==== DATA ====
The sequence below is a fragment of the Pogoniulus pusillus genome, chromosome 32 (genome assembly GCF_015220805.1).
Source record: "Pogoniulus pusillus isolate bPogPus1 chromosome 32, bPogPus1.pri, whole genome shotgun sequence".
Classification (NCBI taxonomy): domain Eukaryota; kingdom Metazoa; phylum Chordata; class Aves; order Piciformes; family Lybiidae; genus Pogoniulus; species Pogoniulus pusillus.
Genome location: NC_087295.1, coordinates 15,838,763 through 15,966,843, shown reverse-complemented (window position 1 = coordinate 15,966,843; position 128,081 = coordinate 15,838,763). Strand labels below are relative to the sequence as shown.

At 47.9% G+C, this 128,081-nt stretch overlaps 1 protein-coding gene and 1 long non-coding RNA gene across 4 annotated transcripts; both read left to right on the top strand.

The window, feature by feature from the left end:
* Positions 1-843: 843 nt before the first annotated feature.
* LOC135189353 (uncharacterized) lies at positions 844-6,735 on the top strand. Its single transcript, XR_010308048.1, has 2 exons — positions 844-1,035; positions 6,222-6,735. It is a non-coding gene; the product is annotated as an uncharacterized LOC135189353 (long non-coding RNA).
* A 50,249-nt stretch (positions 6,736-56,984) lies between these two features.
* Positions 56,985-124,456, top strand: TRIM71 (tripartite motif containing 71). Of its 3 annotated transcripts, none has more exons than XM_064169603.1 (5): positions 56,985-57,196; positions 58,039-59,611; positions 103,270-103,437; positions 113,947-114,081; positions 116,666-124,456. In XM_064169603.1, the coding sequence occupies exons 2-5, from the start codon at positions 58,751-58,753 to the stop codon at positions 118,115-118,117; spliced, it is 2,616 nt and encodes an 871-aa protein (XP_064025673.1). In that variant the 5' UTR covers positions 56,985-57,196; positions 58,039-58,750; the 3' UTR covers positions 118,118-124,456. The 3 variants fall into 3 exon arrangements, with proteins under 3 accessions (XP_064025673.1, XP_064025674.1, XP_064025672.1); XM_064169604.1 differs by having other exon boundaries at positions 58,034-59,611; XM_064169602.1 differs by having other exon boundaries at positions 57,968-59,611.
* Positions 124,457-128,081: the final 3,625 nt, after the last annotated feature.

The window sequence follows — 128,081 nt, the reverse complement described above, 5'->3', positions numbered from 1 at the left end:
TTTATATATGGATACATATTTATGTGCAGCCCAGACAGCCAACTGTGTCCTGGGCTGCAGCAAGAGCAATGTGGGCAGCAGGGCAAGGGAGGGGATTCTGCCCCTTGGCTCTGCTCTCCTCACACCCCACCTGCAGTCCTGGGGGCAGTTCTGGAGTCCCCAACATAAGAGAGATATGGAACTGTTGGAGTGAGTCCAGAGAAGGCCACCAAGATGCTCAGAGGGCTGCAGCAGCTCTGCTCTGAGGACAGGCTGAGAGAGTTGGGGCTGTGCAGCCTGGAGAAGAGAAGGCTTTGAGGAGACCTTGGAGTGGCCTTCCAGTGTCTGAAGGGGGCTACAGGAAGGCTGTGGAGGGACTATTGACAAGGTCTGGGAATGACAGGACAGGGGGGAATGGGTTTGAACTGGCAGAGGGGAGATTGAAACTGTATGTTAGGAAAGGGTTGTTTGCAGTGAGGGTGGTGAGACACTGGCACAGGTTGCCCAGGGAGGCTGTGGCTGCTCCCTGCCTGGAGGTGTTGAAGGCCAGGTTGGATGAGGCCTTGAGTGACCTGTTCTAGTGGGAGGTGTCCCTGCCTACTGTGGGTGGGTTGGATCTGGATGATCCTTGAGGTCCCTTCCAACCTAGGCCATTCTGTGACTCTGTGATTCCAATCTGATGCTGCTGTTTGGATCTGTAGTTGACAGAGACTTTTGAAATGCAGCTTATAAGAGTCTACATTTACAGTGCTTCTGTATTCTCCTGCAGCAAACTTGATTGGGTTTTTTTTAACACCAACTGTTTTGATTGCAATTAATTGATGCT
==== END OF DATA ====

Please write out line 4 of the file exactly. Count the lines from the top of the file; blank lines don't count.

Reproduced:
Genome location: NC_087295.1, coordinates 15,838,763 through 15,966,843, shown reverse-complemented (window position 1 = coordinate 15,966,843; position 128,081 = coordinate 15,838,763). Strand labels below are relative to the sequence as shown.